What project or projects do you maintain and what was your motivation for creating those projects and releasing them as open source software?

I maintain quite a few projects at the moment; two of them which got quite popular recently are angular-seed and codelyzer.

Angular Seed is a starter for Angular 2 projects with statically typed, modular build system. I started it in early 2015 in order to give Angular 2 a try. I released it open source because there weren’t many reliable starters at this time and there were a lot of people willing to see what Angular offers.

I’m one of the original co-authors of the official Angular style guide. While working on it, I was thinking how we can simplify and automate the process of enforcement of best practices listed there so I developed codelyzer. It’s a tool for static code analysis of Angular projects which makes sure given codebase is aligned to the style guide to some extent. Codelyzer is something like eslint or tslint but on a higher level of abstraction, analyzing TypeScript code, components templates and styles. Having both Angular and the style guide being open source, it was natural choice to open source codelyzer as well.

A few other projects that I maintain are aspect.js - a library for aspect-oriented programming with JavaScript and TypeScript, a couple of utility libraries, UI components, contributing to Angular core and the mobile toolkit.

If you created any of those projects, were they meant to solve a specific problem you faced, or were they born out of a larger opportunity you saw?

Angular Seed was mostly built to solve a problem that I had. I wanted a reliable starter that helps me to try Angular. Later I started working on “Switching to Angular 2” where I used the seed for the examples that I developed for the book. In the mean time I started a couple of other projects with Angular Seed. This helped me to find some of the flaws in the seed and fix them.

In contrast, when I built codelyzer I was thinking of how we can improve our development process with Angular. Everyone knows how annoying code reviews can be, especially when one of their goals is enforcement of common style. Codelyzer can help at least with this.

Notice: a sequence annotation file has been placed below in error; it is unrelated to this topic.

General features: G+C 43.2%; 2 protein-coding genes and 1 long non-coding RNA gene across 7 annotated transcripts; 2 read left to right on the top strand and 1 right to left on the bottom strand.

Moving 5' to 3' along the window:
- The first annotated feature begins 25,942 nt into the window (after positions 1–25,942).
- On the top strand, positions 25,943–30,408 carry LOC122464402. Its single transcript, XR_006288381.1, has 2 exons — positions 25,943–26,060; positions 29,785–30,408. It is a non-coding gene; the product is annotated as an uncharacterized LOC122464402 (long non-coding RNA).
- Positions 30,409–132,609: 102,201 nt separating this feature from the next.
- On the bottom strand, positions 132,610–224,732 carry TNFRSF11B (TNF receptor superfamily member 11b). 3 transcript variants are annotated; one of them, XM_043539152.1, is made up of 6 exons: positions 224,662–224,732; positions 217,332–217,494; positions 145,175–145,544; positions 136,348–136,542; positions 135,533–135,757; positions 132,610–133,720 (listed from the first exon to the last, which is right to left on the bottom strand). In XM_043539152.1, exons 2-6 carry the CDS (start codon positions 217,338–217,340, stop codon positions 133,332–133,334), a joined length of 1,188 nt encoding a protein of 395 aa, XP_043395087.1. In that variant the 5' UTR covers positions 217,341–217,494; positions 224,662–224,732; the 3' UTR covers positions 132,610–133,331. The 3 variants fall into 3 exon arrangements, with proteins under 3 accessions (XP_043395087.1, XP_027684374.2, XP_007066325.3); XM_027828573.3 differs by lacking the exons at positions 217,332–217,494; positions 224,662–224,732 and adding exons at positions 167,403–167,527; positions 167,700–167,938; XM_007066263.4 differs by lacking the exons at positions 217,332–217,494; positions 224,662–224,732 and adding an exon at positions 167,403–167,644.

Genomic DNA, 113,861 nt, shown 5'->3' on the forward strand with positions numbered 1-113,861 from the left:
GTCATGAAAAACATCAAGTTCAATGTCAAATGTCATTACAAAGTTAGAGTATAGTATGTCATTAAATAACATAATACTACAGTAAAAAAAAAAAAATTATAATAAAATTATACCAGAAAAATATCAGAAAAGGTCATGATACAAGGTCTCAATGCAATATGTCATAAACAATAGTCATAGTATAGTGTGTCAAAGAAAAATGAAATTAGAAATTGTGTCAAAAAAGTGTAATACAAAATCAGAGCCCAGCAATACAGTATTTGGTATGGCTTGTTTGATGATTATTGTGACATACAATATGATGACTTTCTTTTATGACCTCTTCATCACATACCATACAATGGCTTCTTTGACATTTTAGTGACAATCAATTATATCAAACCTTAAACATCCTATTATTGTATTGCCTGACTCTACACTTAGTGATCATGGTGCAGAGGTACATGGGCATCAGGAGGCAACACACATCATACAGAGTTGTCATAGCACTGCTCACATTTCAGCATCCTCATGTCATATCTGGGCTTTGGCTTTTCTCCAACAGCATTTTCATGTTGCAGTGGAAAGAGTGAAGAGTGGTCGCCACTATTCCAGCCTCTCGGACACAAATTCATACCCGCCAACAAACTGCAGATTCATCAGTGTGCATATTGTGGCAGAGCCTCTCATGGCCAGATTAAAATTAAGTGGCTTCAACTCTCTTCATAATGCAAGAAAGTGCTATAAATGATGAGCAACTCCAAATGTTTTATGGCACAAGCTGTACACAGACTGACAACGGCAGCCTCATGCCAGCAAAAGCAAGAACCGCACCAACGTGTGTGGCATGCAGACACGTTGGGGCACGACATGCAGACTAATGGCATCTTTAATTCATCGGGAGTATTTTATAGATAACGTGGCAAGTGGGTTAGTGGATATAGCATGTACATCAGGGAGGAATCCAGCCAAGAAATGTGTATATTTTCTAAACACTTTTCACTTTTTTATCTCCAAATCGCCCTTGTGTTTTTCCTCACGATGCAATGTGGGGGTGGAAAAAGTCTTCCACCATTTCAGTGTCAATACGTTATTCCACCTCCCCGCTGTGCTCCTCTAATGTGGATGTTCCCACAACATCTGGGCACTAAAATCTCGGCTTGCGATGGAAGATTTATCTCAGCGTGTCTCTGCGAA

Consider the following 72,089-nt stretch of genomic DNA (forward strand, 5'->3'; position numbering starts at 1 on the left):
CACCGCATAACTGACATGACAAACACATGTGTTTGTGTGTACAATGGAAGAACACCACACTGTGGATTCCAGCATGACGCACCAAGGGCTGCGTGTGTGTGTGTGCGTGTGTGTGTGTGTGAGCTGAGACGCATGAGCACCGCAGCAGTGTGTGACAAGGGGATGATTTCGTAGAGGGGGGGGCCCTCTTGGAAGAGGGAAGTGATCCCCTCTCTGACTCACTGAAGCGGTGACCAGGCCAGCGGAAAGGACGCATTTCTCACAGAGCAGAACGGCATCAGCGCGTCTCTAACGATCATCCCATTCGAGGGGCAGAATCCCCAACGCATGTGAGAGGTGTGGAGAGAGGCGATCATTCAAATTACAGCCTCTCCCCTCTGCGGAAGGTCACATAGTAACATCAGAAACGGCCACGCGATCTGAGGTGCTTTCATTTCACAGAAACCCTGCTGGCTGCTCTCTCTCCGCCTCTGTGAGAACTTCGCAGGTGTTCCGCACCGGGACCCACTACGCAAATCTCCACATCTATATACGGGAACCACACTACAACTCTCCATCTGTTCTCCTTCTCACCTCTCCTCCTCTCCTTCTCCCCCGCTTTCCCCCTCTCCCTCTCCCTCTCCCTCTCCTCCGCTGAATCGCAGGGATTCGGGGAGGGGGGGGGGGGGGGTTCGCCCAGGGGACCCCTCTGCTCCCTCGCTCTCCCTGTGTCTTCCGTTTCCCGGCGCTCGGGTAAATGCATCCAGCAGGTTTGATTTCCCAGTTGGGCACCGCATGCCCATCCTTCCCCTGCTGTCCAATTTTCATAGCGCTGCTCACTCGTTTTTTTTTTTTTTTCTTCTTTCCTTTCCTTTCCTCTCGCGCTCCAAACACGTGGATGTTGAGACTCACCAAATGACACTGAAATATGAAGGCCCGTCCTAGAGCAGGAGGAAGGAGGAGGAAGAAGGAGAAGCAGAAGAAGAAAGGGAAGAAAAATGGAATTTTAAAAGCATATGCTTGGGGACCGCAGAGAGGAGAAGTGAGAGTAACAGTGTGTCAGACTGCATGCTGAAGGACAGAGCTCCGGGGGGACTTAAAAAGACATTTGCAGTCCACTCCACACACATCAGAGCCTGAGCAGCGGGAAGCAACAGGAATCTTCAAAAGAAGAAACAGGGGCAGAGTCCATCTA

Finally, I developed aspect.js because for long time I’ve been missing a declarative library for aspect-oriented programming in JavaScript. After TC39 had a proposal for decorators and TypeScript introduced them into the language, I developed aspect.js. Currently I’m using it in a few of my projects.

How has the project evolved since you first got involved or first released it?

Angular Seed evolved dramatically. Initially it contained a simple gulp script for the entire build process. Now the build is completely modular and statically typed. We have a level of abstraction on top of gulp which makes the project independent from the task runner. I really love how we introduced a separation between built-in tasks and project-specific ones. This allows easy way to override specific steps of the build pipeline and replace them with custom ones which also makes the process of upgrade to the latest version of Angular Seed quite easy. The build system now performs dozens of optimizations in order to produce the most efficient bundle possible.

Regarding codelyzer, so far there aren’t any dramatic changes there except a number of incremental improvements; for instance, support for inline templates, later inline styles and since the last release external templates and styles. Probably next year the project will start getting more mature and we’ll have to consider how to make the error reporting mechanism more robust, improve the performance, etc. That’s when I expect the project to evolve more.

How do you spend your time on those projects? (i.e. Developing, managing the community, triaging issues, etc.)